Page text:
Through creations both visionary and tangible, two artists give new life to wood in a pair of intellectually stimulating exhibitions at The Center for Art in Wood in Old City. Oversized Braille constructions by David Stephens for the show “Auguries of Idolatry,” and tiny, detailed, Rube Goldberg-type machines as part of “Patent Models For a Good Life” by Roy Superior fill the gallery space with physical forms and imaginative concepts. Each body of work would be noteworthy alone, but together they are all the more impressive.
Roy Superior was, by all accounts, a polymath. Throughout his life he acted as a teacher, artist, writer, musician and food lover – and like his Renaissance inspirations, most notably Leonardo da Vinci, his interest in a wide variety of life’s spices comes across loud and clear in his artwork. Most of what is currently on display at The Center for Art in Wood comes from his unabashedly whimsical series of ‘patent models’ for inventions that not only never were, but could never actually be. This functionless philosophy is sharp-witted and entertaining, as well as beautifully crafted into detailed models.
An exemplary testament to Superior’s style is the “Peace Missile.” Delicately crafted from multiple types of hardwood, brass and a music box, the container lies open with its ballistic contents rising up from within. Part nuclear warhead, part birdcage, this rocket contains no explosives, but simply a pair of white doves. The expectations of war and violence are stricken down with acerbic effect, substituting humor for atrocity and a peaceable kingdom for an arms race.
Roy Superior, “The Human Condition.”
In “The Human Condition,” a slightly more sobering contraption proves with lighthearted adroitness that despite our best efforts, the burdens of life often stop us from achieving everything we desire. A tall, unwieldy tower with underdeveloped wings seems expertly assembled, even if its vestigial wings will never allow it to leave the ground. If that weren’t enough, a hunk of stone labeled “Real Life” lies chained to its underbelly. Instead of presenting reality with dismal undertones, Superior turns the tables on hardship by making light of these setbacks instead of allowing them to best him.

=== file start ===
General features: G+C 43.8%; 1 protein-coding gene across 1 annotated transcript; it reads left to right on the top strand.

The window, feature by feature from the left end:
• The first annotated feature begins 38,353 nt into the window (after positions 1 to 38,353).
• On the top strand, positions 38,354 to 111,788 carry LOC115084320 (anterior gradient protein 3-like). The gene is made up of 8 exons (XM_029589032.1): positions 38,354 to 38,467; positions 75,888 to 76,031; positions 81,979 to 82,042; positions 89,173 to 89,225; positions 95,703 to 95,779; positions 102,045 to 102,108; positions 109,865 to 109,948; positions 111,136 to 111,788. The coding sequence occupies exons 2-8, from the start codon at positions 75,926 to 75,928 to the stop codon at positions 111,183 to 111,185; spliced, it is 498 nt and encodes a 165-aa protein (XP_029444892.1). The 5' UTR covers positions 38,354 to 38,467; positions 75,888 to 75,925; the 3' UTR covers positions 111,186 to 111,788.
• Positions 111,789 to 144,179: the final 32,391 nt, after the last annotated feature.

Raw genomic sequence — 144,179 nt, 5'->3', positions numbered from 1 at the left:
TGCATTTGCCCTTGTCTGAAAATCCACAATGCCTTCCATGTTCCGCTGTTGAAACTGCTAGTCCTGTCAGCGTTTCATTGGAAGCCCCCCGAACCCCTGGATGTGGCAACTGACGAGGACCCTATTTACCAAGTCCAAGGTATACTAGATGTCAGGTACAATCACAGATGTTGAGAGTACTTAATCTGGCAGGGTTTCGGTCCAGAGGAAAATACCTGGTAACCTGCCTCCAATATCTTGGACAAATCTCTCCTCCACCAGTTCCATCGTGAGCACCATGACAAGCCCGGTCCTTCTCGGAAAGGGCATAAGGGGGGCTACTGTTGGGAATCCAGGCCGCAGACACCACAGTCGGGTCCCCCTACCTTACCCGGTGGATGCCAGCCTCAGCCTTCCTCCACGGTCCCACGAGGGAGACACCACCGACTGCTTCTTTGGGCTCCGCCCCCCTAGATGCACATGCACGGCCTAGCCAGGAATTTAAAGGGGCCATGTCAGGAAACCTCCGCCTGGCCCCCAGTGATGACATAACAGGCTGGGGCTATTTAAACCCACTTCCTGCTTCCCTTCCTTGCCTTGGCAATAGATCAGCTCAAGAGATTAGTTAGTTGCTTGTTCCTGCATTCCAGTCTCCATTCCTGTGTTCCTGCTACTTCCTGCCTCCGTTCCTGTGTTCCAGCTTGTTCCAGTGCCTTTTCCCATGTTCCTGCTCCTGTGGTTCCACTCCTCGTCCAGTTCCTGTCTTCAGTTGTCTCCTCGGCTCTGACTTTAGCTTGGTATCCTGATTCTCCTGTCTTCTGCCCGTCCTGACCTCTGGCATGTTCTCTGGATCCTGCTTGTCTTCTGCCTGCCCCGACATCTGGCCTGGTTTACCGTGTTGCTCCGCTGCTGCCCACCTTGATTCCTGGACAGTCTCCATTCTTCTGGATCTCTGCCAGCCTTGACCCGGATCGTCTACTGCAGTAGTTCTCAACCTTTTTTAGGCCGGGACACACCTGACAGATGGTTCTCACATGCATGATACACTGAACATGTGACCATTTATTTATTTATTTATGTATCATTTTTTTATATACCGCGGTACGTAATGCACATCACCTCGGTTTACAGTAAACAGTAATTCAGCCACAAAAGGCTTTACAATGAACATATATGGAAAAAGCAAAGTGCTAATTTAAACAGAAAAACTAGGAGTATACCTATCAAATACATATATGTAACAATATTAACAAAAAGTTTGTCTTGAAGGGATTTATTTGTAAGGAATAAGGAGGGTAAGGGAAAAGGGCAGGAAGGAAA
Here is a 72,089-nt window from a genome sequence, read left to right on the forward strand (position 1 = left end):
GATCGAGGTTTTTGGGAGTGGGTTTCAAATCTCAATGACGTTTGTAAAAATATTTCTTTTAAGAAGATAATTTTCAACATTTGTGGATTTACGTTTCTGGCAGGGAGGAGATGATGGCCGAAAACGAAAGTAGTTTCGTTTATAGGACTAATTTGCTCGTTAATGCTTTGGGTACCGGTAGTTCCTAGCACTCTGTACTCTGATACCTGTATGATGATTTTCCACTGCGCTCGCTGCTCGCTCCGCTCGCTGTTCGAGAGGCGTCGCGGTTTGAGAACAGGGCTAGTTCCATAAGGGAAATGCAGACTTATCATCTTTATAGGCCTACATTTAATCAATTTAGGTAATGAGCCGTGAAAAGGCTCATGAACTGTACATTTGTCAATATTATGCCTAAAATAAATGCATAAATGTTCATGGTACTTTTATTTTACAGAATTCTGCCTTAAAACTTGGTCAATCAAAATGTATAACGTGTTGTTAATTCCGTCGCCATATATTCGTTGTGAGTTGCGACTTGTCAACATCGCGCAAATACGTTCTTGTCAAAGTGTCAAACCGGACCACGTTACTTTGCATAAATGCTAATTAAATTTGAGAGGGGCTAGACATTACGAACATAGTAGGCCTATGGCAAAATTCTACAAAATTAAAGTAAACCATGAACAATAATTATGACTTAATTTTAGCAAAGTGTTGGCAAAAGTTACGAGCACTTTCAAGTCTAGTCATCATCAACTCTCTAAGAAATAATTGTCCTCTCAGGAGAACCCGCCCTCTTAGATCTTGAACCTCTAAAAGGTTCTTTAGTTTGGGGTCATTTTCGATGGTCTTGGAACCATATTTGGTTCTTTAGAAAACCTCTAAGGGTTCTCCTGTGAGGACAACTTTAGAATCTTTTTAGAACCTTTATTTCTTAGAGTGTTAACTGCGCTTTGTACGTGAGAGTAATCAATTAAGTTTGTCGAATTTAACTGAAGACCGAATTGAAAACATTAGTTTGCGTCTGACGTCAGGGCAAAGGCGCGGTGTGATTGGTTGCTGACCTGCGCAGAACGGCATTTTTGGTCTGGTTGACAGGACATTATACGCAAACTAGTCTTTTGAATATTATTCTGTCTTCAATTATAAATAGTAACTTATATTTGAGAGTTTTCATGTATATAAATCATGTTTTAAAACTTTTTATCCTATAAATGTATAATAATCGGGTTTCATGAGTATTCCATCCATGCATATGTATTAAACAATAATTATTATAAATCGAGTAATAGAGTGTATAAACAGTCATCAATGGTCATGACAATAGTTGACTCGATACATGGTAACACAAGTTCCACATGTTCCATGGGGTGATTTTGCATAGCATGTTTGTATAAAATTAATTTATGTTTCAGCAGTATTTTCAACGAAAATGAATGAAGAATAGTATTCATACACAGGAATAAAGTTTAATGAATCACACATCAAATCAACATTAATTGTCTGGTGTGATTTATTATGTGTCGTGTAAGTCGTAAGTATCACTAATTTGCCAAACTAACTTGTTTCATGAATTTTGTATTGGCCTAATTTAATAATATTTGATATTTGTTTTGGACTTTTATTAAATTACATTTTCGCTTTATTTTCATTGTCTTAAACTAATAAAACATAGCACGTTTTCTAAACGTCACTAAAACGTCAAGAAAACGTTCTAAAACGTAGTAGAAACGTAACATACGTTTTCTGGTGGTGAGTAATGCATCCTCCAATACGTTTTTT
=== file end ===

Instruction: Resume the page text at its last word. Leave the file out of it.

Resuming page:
Roy Superior, “The Critic.”
Utilizing a similar irreverence in the face of adversity, a little vehicle entitled “The Critic” is fitted with a flattening steamroller front and a shield instead of a windshield. Rendering the driver unaware of the road ahead, a set of wooden teeth and tongue alternately chomp and stick out of a cutout hole in the center, simultaneously running down and mocking all in its path.
David Stephens provides a tactile take on wooden sculpture that spans both the auguries (prophecies of divinations) of William Blake’s poetry, as well as the likenesses of religious idols and the more modern power of language in the form of Braille. As a working artist, Stephens lost his sight over a period of years, but continued making art, including the tall, layered structures found here.
David Stephens, “Peeled Turf.”
The piece “Peeled Turf” provides a fractured poem in the form of nine rectangular wall-mounted tiles depicting two-word phrases. All of them are gray and textured save one, which is a rosy red and made with the actual botanical elements of firmly curled rosebuds. This linguistic study is tied to Stephens’ plan to introduce Braille into landscape or garden settings.
David Stephens, “Cenotaph: TOBB (Tower of Brothers’ Blood).”
Elsewhere the monumental works by Stephens are just that – memorials meant to mimic gravestones or monuments. They are inscribed (in Braille) with the names of those who died by their own hands, at the hands of others, due to their habits, or the habits of others, and seek to recall the lives of those who were close to the artist. They are also openly seeking ‘alms for Allah, change for Christ,” as their flat surfaces rest open for donations that double as blessings or wishes.
David Stephens, “Gethsemane Gate.”
Acting as a sort of centerpiece to the exhibit is “Gethsemane Gate,” which draws on allusions to the legendary cemetery where Jesus prayed before his arrest. Two columns stand tall aside four panels containing text, arranged in the form of a cross. The words and images here are steeped in Biblical imagery and seem to invite the viewer in toward the central cross. This entryway to spiritualism beckons, but it also presents the dilemma of transcendence in an all too physical world. Seemingly a safe place for contemplation, the gate’s text is emblazoned with the three-inch Braille bumps found throughout the show. Paired with a text by William Blake, this combination of Biblical and poetic words offers introspection through visually read and physically touched manifestations of language. Stephens unfurls a mythology that borrows from many places but remains steadfastly his own.
Both shows will be on display at The Center for Art in Wood through April 19.
The Center for Art in Wood is located at 141 North 3rd St., Philadelphia; 215-923-8000; centerforartinwood.org.
Arts / Article